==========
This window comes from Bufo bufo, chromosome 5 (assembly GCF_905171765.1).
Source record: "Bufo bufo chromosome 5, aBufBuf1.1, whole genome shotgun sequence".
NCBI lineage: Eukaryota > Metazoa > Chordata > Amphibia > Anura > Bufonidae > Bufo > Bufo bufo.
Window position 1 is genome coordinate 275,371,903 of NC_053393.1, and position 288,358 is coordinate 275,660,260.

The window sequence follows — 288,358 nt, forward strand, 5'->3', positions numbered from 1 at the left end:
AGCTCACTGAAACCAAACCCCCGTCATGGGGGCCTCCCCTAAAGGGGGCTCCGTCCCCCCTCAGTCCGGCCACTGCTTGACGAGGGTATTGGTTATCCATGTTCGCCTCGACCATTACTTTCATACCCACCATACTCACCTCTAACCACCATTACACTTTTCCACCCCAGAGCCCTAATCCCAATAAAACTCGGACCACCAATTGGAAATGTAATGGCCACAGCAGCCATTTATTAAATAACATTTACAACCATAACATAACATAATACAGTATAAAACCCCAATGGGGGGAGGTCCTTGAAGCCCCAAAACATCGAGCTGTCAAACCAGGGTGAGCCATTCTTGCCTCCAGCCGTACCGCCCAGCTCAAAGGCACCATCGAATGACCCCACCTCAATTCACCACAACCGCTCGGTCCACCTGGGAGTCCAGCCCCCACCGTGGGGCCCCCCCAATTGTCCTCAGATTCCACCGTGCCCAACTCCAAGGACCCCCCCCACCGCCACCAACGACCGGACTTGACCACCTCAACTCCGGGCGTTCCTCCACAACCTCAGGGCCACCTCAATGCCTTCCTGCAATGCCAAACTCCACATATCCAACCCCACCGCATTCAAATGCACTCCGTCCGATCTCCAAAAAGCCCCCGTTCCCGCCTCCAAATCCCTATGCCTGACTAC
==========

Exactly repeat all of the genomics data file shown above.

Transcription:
This window comes from Bufo bufo, chromosome 5 (assembly GCF_905171765.1).
Source record: "Bufo bufo chromosome 5, aBufBuf1.1, whole genome shotgun sequence".
NCBI lineage: Eukaryota > Metazoa > Chordata > Amphibia > Anura > Bufonidae > Bufo > Bufo bufo.
Window position 1 is genome coordinate 275,371,903 of NC_053393.1, and position 288,358 is coordinate 275,660,260.

The window sequence follows — 288,358 nt, forward strand, 5'->3', positions numbered from 1 at the left end:
AGCTCACTGAAACCAAACCCCCGTCATGGGGGCCTCCCCTAAAGGGGGCTCCGTCCCCCCTCAGTCCGGCCACTGCTTGACGAGGGTATTGGTTATCCATGTTCGCCTCGACCATTACTTTCATACCCACCATACTCACCTCTAACCACCATTACACTTTTCCACCCCAGAGCCCTAATCCCAATAAAACTCGGACCACCAATTGGAAATGTAATGGCCACAGCAGCCATTTATTAAATAACATTTACAACCATAACATAACATAATACAGTATAAAACCCCAATGGGGGGAGGTCCTTGAAGCCCCAAAACATCGAGCTGTCAAACCAGGGTGAGCCATTCTTGCCTCCAGCCGTACCGCCCAGCTCAAAGGCACCATCGAATGACCCCACCTCAATTCACCACAACCGCTCGGTCCACCTGGGAGTCCAGCCCCCACCGTGGGGCCCCCCCAATTGTCCTCAGATTCCACCGTGCCCAACTCCAAGGACCCCCCCCACCGCCACCAACGACCGGACTTGACCACCTCAACTCCGGGCGTTCCTCCACAACCTCAGGGCCACCTCAATGCCTTCCTGCAATGCCAAACTCCACATATCCAACCCCACCGCATTCAAATGCACTCCGTCCGATCTCCAAAAAGCCCCCGTTCCCGCCTCCAAATCCCTATGCCTGACTAC